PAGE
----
9080* Fennoscandian decidous swamp woods - 440,3 ha (7th biggest in the country);
9010* Western taiga - 127,9 ha;
7140 Transition mires and quaking bogs - 54,4 ha
Habitat directive Annex 2 species corresponding to criteria for establishment of SCI:
scarce fritillary (Euphydryas maturna) (1 of 16 known sites in the country);
lady's-slipper orchid (Cypripedium calceolus);
great crested Newt (Triturus cristatus);
pond bat (Myotis dasycneme);
eurasian lynx (Lynx lynx);
grey wolf (Canis lupus);
european otter (Lutra lutra);
marsh fritillary (Euphydryas aurinia);
large white-faced darter (Leucorrhina pectoralis)
large copper (Lycaena dispar)
Bird species of community importance:
Bird species corresponding to criteria for establisment of SPA:
montagu's harrier (Circus pygargus) - up to 4 pairs (1,3-2 % of population in the country);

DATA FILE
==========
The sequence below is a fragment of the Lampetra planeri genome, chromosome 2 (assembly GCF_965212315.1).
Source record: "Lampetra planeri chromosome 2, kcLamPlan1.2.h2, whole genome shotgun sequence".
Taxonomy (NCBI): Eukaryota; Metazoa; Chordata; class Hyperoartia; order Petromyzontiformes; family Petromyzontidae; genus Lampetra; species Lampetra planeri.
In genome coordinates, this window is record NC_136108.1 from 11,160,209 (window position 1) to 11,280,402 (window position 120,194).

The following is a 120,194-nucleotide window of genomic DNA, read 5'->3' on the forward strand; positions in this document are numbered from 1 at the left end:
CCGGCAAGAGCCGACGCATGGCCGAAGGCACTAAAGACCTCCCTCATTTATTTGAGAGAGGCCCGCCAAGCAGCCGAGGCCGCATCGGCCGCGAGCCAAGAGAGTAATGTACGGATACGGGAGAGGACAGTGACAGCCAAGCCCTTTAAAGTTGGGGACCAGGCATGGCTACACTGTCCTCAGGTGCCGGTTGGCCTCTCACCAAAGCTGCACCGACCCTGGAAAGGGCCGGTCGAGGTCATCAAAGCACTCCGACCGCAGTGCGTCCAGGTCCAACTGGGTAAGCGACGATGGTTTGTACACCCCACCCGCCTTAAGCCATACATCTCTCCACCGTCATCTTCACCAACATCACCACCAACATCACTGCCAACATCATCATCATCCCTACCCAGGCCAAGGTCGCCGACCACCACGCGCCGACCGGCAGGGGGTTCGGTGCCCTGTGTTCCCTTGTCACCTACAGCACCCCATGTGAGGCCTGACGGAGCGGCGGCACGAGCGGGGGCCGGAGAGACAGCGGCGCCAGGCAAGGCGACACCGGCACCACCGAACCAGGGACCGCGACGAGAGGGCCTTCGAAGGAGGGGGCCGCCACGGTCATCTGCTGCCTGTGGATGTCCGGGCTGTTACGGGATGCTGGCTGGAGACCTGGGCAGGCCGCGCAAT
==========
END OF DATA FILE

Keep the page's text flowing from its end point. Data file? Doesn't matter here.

black grouse (Tetrao tetrix) - up to 50 singing mails (1,6-2,5 % of population in the country);
corncrake (Crex crex) - up to 6 pairs,
golden plover (Pluvialis apricaria) - up to 7 pairs (14-16 % of population in the country),
wood sandpiper (Tringa glareola) - up to 6 pairs.
white-fronted goose (Anser albifrons) - 10000,
Bean goose (Anser fabalis) - 500
tengmalm's owl (Aegolius funereus) - 1,
lesser spotted eagle (Aquila pomarina) - 5 p,
short-eared owl (Asio flammeus) - 1,
eurasian pygmy owl (Glaucidium passerinum) - 6
european nightjar (Caprimulgus europaeus) - 23 p,
white-backed woodpecker (Dendrocopos leucotos) - 1 p,
middle spotted woodpecker (Dendrocopos medius) - 4 p,
black woodpecker (Dryocopus martius) - 8 p,
ortolan bunting (Emberiza hortulana) - 2 p,
crane (Grus grus) - 14 p,
red-backed shrike (Lanius collurio) - 10 p,
european honey buzzard (Pernis apivorus) - 2 p,
grey-headed woodpecker (Picus canus) - 4 p,
common tern (Sterna hirundo) - 6,
barret warbler (Sylvia nisoria) - 10 p,
woodlark (Lullula arborea) - 10 pairs,
spotted crake (Porzana porzana) - 1 pair
Altered hydrology is the main threat to habitats targeted by the project